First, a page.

Friday, March 6, 2009

Transfer of Care

At almost all hospitals, interns and residents go through rotations that last about 4 weeks at a time. That means at the end of the four weeks, you transfer care to another team. Like I mentioned in the previous post, at Pennsylvania Hospital, we use a night float system. So what happens at the end of a rotation, one team signs out to night float with a paper signout describing all their patients (like a normal night) and the next morning, the new team picks up the paper signout with news about whatever happened overnight from the night float person. As the night float intern takes care of about 100 patients (or more) a night, they don't know any of these patients in detail unless they're pretty sick, so they don't really have any details to hand off to the new team in the morning. There is really no verbal communication between the new intern and the old intern regarding the patients. The best continuity comes from the resident of the team, who is on for about 4 days before the interns switch, so they know the patients at least to some small degree, although they often do not know the small details, or the really complex patients well.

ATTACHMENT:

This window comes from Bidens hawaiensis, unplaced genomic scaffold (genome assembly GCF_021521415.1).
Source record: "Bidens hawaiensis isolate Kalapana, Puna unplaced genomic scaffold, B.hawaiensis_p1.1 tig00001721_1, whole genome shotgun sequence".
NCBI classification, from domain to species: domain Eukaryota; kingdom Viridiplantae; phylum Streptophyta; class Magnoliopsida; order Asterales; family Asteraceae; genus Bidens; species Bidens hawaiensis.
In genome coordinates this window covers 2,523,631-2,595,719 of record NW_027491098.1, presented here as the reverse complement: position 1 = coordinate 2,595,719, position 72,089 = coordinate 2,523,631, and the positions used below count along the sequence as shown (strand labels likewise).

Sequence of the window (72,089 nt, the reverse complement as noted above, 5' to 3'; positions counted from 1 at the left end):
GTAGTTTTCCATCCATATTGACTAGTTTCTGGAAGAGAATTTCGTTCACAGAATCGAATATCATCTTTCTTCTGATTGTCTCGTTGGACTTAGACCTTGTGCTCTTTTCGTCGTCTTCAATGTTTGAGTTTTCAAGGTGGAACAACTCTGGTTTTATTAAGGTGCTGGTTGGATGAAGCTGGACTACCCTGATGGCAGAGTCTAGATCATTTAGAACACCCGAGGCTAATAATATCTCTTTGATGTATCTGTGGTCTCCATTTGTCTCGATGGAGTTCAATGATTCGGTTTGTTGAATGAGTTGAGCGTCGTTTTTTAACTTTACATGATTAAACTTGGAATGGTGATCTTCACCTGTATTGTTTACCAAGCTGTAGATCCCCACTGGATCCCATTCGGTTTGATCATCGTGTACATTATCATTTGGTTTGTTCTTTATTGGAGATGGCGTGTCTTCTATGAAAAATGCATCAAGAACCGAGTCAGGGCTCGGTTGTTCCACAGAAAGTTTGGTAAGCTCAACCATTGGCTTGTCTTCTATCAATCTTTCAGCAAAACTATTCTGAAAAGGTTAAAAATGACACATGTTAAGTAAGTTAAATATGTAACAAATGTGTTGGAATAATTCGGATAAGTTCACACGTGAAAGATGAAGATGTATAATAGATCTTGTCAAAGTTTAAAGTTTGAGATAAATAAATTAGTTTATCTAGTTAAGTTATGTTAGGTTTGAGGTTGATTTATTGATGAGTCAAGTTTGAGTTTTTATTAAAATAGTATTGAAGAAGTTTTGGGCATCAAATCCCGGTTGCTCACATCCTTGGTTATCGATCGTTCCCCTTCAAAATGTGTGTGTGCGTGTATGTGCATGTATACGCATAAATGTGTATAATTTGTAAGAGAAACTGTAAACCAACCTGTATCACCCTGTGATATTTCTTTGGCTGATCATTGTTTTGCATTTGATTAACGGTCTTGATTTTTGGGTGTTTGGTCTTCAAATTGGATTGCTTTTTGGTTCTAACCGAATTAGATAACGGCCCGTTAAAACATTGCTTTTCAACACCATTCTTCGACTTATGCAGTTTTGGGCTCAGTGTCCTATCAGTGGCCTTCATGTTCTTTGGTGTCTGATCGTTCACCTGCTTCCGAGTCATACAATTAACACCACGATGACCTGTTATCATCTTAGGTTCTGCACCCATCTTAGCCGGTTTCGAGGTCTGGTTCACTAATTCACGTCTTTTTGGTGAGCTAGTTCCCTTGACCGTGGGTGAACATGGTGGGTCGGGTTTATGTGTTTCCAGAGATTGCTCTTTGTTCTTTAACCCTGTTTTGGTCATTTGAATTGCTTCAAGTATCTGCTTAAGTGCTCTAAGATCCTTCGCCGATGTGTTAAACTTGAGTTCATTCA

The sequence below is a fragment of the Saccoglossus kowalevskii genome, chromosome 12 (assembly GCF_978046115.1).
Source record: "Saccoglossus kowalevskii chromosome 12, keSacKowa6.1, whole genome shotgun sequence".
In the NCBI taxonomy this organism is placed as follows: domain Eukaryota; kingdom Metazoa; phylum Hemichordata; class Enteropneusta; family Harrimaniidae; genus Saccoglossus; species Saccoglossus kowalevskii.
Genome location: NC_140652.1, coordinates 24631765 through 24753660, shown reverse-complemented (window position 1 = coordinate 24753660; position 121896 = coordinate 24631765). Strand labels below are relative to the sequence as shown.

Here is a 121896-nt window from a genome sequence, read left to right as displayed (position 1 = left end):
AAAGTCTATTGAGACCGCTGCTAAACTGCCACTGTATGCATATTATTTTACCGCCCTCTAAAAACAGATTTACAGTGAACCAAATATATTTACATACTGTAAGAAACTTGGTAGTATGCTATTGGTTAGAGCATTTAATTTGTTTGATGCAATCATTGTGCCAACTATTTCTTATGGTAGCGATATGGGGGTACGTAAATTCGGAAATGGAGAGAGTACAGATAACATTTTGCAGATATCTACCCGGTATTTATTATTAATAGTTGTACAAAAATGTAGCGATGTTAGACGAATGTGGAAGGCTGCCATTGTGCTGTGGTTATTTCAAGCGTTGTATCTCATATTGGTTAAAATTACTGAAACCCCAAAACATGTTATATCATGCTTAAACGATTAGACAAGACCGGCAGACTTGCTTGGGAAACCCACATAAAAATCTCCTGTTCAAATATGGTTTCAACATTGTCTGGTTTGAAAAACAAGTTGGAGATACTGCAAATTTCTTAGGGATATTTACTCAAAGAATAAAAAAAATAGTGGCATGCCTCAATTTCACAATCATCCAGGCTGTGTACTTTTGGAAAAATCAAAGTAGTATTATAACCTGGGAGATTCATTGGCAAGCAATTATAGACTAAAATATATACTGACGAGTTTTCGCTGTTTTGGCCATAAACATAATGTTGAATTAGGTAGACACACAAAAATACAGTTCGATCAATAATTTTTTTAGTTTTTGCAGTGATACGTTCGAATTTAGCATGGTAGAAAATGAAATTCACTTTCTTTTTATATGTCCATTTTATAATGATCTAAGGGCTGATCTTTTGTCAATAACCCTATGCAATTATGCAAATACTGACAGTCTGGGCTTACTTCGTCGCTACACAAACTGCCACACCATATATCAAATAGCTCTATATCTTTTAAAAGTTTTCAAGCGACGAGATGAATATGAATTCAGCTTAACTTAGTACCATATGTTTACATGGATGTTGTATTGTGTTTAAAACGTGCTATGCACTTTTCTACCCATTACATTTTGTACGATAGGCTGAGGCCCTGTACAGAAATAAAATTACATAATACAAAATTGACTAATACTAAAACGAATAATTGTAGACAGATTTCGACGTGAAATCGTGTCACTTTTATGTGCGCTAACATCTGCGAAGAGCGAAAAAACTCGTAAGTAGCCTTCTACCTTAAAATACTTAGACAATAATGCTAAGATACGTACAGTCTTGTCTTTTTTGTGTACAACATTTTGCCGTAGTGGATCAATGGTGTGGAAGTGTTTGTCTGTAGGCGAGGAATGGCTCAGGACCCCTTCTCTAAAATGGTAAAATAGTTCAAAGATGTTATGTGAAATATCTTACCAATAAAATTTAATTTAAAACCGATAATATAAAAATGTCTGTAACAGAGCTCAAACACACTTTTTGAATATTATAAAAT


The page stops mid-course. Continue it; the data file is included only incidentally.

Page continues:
As a result, the new intern is really dependent on the paper signout for active issues and things to do for the patients. In addition, if a patient has been admitted for a relatively long time (on the order of weeks to months), there should be an end-of-service note written by the previous intern for the new intern. Usually if all these things are done well, there are no problems.

However, I cannot believe how angry I was at the start of one of my months. I had 4 long-term patients, none of which had an end-of-service note. The paper signout I received from night float, who had been given this signout by the previous intern, was horrendous - it was lacking in detail, disorganized, and did not point out what the active issues were. It didn't feel appropriate to me to approach the other intern personally, but I did contact the chief resident and hopefully the importance of these notes will be emphasized. I also think instituting a verbal signout, in which one intern calls the other intern to verbally tell them about the patients and what's going on would be a great idea. It wouldn't take that long and I think it would go a long ways towards improving continuity of care.

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